Kurt Vonnegut

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Kurt Vonnegut (1922-2007)

Obituary in Time Magazine

The proper length for an  obituary for Kurt Vonnegut is three words: "So it goes." This one will do what Vonnegut never did, which is go on too long.

"So it goes" is a phrase from Vonnegut's novel Slaughterhouse-Five, or The Children's Crusade. It's an expression the Tralfamadorians — a race of four-dimensional aliens — repeat whenever somebody or something dies. It expresses a certain airy resignation about the inevitability of death. Vonnegut — who died Wednesday night at the age of 84 from injuries suffered in a fall — had the Tralfamadorian attitude. "I've been smoking Pall Mall unfiltered cigarettes since I was 12 or 14," he told Rolling Stone last year. "So I'm going to sue the Brown & Williamson Tobacco Company, who manufactured them. And do you know why? Because I'm 83 years old. The lying bastards! On the package Brown & Williamson promised to kill me."

Vonnegut was born Indianapolis in 1922, the son of an architect. His early life shows the kind of aimless lateral peregrinations of someone who was in the process of inventing a kind of person that hadn't really existed before. He put in a mediocre stint at Cornell before enlisting in the army in 1942, in the teeth of World War II. Shortly afterward — and within a year of each other — two events occurred that would prove to be formative for Vonnegut. In 1944, on Mother's Day, he came home on leave to discover that his mother, an unsuccessful writer, had committed suicide with sleeping pills. In December of that same year Vonnegut was captured during the Battle of the Bulge and sent to Dresden as a prisoner of war. On February 13, 1945 Dresden was leveled in a massive Allied bombing assault so intense it created an enormously destructive firestorm. Well over 130,000 people died. Vonnegut survived by hiding in the basement of a slaughterhouse.

Perhaps because he began his writing career fully disillusioned, Vonnegut's view of the world changed very little over his five decades as an author. His first novel, Player Piano, was published in 1952 and set in a spiritually empty, hyper-mechanized future dystopia. (Vonnegut mixed literature with science fiction long before it was cool.) His most famous novel — his personal favorite, and the one that deals with most directly with the Dresden disaster — is Slaughterhouse-Five, the story of one Billy Pilgrim, a man who becomes "unstuck in time": Billy experiences the events of his life in random order, including his own birth and his own death. Understandably, this imbues him with a weird, almost redemptive fatalism, which is echoed by the narrator, who is Vonnegut himself. "There would always be wars," he writes, "they were as easy to stop as glaciers... And even if wars didn't keep coming like glaciers, there would still be plain old death."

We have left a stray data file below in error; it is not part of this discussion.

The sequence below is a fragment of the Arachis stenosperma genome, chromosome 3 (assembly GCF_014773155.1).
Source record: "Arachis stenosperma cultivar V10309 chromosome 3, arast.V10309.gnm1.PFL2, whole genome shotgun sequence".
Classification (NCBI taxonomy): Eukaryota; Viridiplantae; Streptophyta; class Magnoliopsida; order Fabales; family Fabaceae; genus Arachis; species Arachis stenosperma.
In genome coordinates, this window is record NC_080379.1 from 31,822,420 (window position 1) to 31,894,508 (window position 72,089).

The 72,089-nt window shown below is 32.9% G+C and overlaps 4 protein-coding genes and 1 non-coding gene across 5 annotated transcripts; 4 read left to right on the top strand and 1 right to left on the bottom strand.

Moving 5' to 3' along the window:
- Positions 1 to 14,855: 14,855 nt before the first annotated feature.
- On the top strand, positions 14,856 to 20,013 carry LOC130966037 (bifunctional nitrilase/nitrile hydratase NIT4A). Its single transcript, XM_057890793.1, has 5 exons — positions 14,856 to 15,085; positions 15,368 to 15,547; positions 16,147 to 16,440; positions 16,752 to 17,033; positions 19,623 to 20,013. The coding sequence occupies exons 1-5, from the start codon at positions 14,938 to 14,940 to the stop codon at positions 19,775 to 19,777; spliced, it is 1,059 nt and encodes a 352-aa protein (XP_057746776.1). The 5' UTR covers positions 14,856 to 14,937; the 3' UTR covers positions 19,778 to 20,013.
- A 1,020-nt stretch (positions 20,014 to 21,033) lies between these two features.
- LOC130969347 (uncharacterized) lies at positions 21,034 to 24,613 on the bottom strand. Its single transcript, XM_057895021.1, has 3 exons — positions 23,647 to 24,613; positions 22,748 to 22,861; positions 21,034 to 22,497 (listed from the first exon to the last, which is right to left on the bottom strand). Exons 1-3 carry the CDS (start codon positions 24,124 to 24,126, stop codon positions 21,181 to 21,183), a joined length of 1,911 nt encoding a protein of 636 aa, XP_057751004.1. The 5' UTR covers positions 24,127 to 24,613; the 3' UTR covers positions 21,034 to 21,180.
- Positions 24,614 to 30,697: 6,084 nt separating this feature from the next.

Vonnegut's sincerity, his willingness to scoff at received wisdom, is such that reading his work for the first time gives one the sense that everything else is rank hypocrisy. His opinion of human nature was low, and that low opinion applied to his heroes and his villains alike — he was endlessly disappointed in humanity and in himself, and he expressed that disappointment in a mixture of tar-black humor and deep despair. He could easily have become a crank, but he was too smart; he could have become a cynic, but there was something tender in his nature that he could never quite suppress; he could have become a bore, but even at his most despairing he had an endless willingness to entertain his readers: with drawings, jokes, sex, bizarre plot twists, science fiction, whatever it took.

Vonnegut struggled with silence and depression — including a suicide attempt in 1984 — but in all he managed to publish 14 novels, three short story collections, five plays and five works of non-fiction. His last book, Man Without a Country, a collection of essays published in 2005, was a surprise best-seller.

Although he died a literary celebrity, lionized by the culture of which he was so unsparing, Vonnegut was always drawn to outcasts and failures in his writing: criminals, the deformed, the exiled, the damaged, the insane, anyone who no longer had a stake in repeating society's familiar lies. The cast of Cat's Cradle includes one of those outcasts, a midget to whom Vonnegut gave the title speech:

"No wonder kids grow up crazy," the midget says. "A cat's cradle is nothing but a bunch of X's between somebody's hands, and little kids look and look and look at all those X's..."

"And?"

"No damn cat, and no damn cradle."